Louisiana State University’s (LSU) student newspaper The Daily Reville most recently printed a piece by journalism student James Richards, in which the opinion writer characterizes Israeli Prime Minister Benjamin Netanyahu an Islamophobic republican on steroids and questions whether the state of Israel should even exist.
Here’s the full opinion piece by Richard:
Get your fingers ready to type out obscenities and flaming rhetoric in the comment section of this story. I say this only because the Israeli government pays university students to spread their
propaganda across the Internet.
So, if your GPA isn’t doing so well and the scholarship money is drying up, consider spending some time calling everybody against you anti-Semitic under the latest CNN article.
If that doesn’t illustrate how pathetic the Israeli government is, allow me to inform you why they have to pay people to support them.
Here’s a hint: They’re not very good neighbors.
Before we get into specifics, let me make my position clear. I’m on the fence about whether the state of Israel should exist. It’s the cultural home of the Jewish people, and Jews were moving into Palestine long before the state of Israel existed.
With that out of the way, the government of Israeli Prime Minister Benjamin Netanyahu is like war-hawk, Islamophobic Republicans on steroids when it comes to their treatment of Arabs, particularly
In that sense, it’s no surprise Netanyahu is coming to speak to the U.S. Congress on John Boehner’s invitation. Despite opposition from nearly every democrat on Capitol Hill and even the Jewish-supporting Anti-Defamation League, the PM will peddle his anti-Iranian talking points right before elections in Israel.
Last Thursday, Israel filed papers to build 450 new settlement homes for Israelis in the West Bank, a Palestinian territory that Israel has illegally occupied since Aretha Franklin and The Rolling Stones were chart-toppers.
Nearly 500,000 Israelis are already living there illegally, and the government is fighting tooth and nail in the courts to keep it that way. Yesterday, after a 7-year court battle, a group of Palestinian land owners won a case to take down the homes built on their land but won’t see it happen for another two years.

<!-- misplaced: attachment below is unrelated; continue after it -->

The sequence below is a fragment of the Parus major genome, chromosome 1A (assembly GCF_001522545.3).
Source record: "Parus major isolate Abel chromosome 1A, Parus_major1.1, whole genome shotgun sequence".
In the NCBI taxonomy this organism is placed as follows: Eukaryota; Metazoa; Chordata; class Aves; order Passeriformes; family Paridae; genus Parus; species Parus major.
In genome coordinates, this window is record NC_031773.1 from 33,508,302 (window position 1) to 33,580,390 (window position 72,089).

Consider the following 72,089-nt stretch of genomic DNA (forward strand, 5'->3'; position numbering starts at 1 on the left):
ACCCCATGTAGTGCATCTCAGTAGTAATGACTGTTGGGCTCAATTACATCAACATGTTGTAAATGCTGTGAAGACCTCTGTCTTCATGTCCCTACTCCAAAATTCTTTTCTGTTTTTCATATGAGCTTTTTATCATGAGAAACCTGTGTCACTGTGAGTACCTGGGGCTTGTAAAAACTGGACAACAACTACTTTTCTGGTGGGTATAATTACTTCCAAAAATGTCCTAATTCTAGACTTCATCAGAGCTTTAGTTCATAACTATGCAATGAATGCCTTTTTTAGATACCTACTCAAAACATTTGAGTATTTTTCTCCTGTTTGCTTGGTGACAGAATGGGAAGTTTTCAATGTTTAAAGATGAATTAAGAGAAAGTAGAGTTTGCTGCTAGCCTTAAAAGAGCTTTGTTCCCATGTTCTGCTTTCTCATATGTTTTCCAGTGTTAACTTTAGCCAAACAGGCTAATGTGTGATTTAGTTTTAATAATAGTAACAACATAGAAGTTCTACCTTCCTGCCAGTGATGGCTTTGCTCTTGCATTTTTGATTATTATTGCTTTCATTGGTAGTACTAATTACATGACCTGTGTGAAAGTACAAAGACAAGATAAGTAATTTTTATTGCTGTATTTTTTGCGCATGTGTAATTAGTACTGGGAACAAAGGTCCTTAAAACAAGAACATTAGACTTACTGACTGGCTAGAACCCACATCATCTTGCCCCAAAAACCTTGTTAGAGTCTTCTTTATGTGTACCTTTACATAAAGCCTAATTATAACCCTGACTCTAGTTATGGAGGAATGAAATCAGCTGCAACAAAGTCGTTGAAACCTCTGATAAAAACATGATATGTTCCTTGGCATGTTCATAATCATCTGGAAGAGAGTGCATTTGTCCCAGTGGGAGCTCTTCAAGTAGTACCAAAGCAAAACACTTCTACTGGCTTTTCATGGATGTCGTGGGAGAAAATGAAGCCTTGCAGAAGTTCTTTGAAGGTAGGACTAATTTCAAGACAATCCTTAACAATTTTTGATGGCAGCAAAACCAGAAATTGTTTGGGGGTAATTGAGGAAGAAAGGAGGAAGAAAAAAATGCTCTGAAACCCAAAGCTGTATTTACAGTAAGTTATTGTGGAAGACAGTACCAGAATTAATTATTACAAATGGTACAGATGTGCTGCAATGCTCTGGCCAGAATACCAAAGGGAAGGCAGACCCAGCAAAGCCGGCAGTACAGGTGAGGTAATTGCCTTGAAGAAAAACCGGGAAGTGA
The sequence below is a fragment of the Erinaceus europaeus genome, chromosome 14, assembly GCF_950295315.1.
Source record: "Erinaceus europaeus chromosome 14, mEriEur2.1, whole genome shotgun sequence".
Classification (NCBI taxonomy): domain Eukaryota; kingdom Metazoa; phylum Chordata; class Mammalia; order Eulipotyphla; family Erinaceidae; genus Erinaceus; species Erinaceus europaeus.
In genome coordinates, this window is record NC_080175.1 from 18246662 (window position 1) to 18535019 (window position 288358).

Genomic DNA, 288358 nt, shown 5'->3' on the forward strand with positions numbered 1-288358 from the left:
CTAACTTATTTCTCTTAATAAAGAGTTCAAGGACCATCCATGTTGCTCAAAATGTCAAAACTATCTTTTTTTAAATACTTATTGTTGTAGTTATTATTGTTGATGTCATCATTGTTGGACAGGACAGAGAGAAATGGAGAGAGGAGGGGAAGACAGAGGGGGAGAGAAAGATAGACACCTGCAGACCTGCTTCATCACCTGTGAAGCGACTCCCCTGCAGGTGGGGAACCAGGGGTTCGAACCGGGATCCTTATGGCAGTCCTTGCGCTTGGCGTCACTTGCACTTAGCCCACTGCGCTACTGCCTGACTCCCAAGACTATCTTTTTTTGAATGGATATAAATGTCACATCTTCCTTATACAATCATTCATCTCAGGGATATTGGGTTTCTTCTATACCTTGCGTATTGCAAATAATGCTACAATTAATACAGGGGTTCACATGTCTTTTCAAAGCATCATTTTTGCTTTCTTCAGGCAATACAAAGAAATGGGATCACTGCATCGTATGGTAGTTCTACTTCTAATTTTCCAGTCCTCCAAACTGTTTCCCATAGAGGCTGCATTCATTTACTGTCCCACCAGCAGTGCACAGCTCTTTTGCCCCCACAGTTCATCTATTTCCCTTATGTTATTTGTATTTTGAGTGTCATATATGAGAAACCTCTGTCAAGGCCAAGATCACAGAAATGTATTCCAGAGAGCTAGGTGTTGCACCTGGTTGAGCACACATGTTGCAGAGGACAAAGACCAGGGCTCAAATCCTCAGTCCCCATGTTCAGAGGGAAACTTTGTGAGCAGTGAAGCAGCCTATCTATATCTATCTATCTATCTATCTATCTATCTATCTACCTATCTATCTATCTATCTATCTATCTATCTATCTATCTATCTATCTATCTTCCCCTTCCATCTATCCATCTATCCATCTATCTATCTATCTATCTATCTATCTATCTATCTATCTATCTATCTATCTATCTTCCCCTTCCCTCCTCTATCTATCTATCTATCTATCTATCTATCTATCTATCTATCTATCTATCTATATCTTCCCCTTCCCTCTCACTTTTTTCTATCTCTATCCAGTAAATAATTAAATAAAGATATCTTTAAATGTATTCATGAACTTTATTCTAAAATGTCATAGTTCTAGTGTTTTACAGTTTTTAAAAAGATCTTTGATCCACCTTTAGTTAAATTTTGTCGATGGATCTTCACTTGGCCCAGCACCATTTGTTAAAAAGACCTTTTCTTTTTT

The reason it’ll take so long is because the Israeli military is in charge of the planning and zoning of Palestinian communities. The level of control Israel exercises over the Palestinian people is unparalleled in the world today, except maybe the North Korean government over its own people.
What’s even worse is some Israelis don’t support their government’s actions. More than 500 rabbis recently signed a letter urging the Israeli government to stop tearing down Palestinian homes and give the legal power back to the Palestinian
If you think settlements look bad for Israel, it gets much worse. When you look at the military conflict which has raged ever since the establishment of the modern Israeli state, you’ll want to lace up your boots and pledge fealty to Hamas.
Palestinians have responded to Israeli aggression with aggression of their own. When they do, Israel puts them down brutally. The death tolls between the two don’t match up.
Take the 2014 Gaza conflict as an example. According to estimates from the United Nations, Israel lost 66 soldiers. On the other hand, Israeli soldiers killed more than 2,300 Palestinians.
Soldiers who’ve sworn to protect their people are expected to be the casualties of armed conflict, not civilians. The Geneva Convention explicitly condemns the
killing of innocent civilians.
In the Gaza conflict referenced above, five Israeli non-combatants died. On the Palestinian side? Estimates put the number at more than 1,600, with children making up about a third of the dead civilians.
This isn’t an isolated case either. In nearly every military engagement between the two, many more Palestinians die than Israelis. Metaphorically, Israel brings bazookas to the knife fight.
I’m not going to act like I know the answer to this conflict, but I do know one thing for sure. The Israeli government needs to get off its high horse and make some concessions. It’s absolutely on the wrong side of international law and human rights and must recognize this before it can expect an end to hostility.